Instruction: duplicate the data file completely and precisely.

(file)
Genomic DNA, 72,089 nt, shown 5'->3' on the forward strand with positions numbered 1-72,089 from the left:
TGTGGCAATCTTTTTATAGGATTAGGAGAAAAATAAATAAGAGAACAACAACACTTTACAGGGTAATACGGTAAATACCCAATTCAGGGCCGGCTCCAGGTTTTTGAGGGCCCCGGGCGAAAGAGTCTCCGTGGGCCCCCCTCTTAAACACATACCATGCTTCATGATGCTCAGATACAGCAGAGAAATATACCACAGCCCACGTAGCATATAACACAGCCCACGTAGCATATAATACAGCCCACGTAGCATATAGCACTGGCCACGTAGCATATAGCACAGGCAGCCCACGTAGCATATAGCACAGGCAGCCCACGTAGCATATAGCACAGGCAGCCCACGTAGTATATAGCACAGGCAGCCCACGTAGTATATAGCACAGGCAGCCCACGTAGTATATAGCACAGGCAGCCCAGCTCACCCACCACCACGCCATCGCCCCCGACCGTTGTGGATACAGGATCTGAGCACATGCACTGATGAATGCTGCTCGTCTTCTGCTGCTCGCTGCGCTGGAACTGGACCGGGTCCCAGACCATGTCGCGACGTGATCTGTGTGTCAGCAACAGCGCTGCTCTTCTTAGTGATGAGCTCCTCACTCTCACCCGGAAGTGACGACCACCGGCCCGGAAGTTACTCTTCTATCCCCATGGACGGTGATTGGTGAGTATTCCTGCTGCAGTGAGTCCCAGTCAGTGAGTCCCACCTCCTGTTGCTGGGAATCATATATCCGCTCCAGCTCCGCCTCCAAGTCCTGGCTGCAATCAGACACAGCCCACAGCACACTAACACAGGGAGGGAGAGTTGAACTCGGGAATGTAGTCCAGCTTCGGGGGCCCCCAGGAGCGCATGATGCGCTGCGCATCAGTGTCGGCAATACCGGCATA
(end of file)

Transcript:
Genomic DNA, 72,089 nt, shown 5'->3' on the forward strand with positions numbered 1-72,089 from the left:
TGTGGCAATCTTTTTATAGGATTAGGAGAAAAATAAATAAGAGAACAACAACACTTTACAGGGTAATACGGTAAATACCCAATTCAGGGCCGGCTCCAGGTTTTTGAGGGCCCCGGGCGAAAGAGTCTCCGTGGGCCCCCCTCTTAAACACATACCATGCTTCATGATGCTCAGATACAGCAGAGAAATATACCACAGCCCACGTAGCATATAACACAGCCCACGTAGCATATAATACAGCCCACGTAGCATATAGCACTGGCCACGTAGCATATAGCACAGGCAGCCCACGTAGCATATAGCACAGGCAGCCCACGTAGCATATAGCACAGGCAGCCCACGTAGTATATAGCACAGGCAGCCCACGTAGTATATAGCACAGGCAGCCCACGTAGTATATAGCACAGGCAGCCCAGCTCACCCACCACCACGCCATCGCCCCCGACCGTTGTGGATACAGGATCTGAGCACATGCACTGATGAATGCTGCTCGTCTTCTGCTGCTCGCTGCGCTGGAACTGGACCGGGTCCCAGACCATGTCGCGACGTGATCTGTGTGTCAGCAACAGCGCTGCTCTTCTTAGTGATGAGCTCCTCACTCTCACCCGGAAGTGACGACCACCGGCCCGGAAGTTACTCTTCTATCCCCATGGACGGTGATTGGTGAGTATTCCTGCTGCAGTGAGTCCCAGTCAGTGAGTCCCACCTCCTGTTGCTGGGAATCATATATCCGCTCCAGCTCCGCCTCCAAGTCCTGGCTGCAATCAGACACAGCCCACAGCACACTAACACAGGGAGGGAGAGTTGAACTCGGGAATGTAGTCCAGCTTCGGGGGCCCCCAGGAGCGCATGATGCGCTGCGCATCAGTGTCGGCAATACCGGCATA